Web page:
Our Network

Our Network

About Sickle Cell Disease

About 1,000 children are born with Sickle Cell Disease (SCD) in Africa every day. It is an excruciating, deadly disease. More than half of the thousands African children born with SCD annually will die before they are five years old.

SCD is an inherited abnormality of hemoglobin - the protein that carries oxygen to cells. Instead of remaining as isolated units, SCD hemoglobin sticks together with other units. When this happens, the clumps of protein change the shape of the red blood cell from a doughnut shape, which flows smoothly, to a sickle (C-like) shape, which does not. These sickled cells can attach to the lining of blood vessels, blocking blood flow to limbs and organs, resulting in multiple consequences including: acute pain; chronic pain; infections; hand-foot syndrome; splenic crisis; acute chest syndrome; stroke; eye complications; priapism; delayed growth and puberty; leg ulcers; gallstones; and multiple organ failure.

There is a vast store of knowledge and research funds available in high-income countries for the study and treatment of SCD. In developing countries, there is a shortage of funding and a high number of patients, especially in Africa where the disease is endemic.

About the Network

With the leadership of the GSCDN Medical Director, Dr. Isaac Odame, the leading SCD researchers and clinicians from high-, middle-, and low-income countries have been brought together to form the Global Sickle Cell Disease Network (GSCDN).

The GSCDN is working to:

The GSCDN is a wonderful example of researchers and clinicians from around the world working together to bring about real change that will not only have a positive impact on children born with SCD, but on whole communities and regions.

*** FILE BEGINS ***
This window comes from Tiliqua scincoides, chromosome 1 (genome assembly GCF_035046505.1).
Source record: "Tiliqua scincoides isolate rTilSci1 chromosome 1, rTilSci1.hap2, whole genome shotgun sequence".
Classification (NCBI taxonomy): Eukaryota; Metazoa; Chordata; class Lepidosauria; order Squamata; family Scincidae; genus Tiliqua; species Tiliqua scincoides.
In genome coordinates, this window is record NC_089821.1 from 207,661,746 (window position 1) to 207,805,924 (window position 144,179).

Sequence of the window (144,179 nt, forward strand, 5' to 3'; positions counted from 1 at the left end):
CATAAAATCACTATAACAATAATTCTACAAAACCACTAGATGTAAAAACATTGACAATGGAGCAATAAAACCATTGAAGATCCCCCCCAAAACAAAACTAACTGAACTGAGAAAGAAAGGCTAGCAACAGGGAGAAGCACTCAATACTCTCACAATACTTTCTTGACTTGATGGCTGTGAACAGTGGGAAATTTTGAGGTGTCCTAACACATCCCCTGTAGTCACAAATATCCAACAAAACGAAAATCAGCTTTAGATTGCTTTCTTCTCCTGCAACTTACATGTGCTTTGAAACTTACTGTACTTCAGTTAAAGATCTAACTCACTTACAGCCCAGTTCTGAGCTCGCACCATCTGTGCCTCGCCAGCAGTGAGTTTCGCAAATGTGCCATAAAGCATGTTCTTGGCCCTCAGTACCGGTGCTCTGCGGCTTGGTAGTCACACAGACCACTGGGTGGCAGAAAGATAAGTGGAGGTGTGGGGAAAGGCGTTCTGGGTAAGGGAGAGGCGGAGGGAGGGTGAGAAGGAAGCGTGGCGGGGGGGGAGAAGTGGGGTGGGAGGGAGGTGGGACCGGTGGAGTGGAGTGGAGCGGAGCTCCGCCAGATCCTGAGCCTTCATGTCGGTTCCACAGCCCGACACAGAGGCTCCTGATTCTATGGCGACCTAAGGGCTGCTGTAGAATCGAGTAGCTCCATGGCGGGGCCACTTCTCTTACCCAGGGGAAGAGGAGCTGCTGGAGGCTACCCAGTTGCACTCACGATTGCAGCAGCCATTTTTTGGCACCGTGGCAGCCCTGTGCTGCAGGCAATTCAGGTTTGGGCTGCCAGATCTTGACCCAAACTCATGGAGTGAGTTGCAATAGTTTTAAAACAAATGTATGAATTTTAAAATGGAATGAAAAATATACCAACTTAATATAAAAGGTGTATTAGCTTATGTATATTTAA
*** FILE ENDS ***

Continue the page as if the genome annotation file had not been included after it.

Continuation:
About PGPR

The Programme for Global Paediatric Research (PGPR) is an educator and a network facilitator; bringing together some of the brightest, most innovative minds from around the world to share information, teach others and to collaborate in order to improve health outcomes for children in developing countries.

PGPR provides networks, like the GSCDN, with the tools they need to share information; establish research needs; collaborate; determine evidence-based action; and implement change.

Learn more about PGPR

About our online community

We have created an online community for GSCDN members that allows colleagues to use online tools to accelerate their collaboration. This online community is a password protected space that offers such features as:

If you are interested in becoming a member of the GSCDN online community follow the below link and apply for a free membership.

Inquire about joining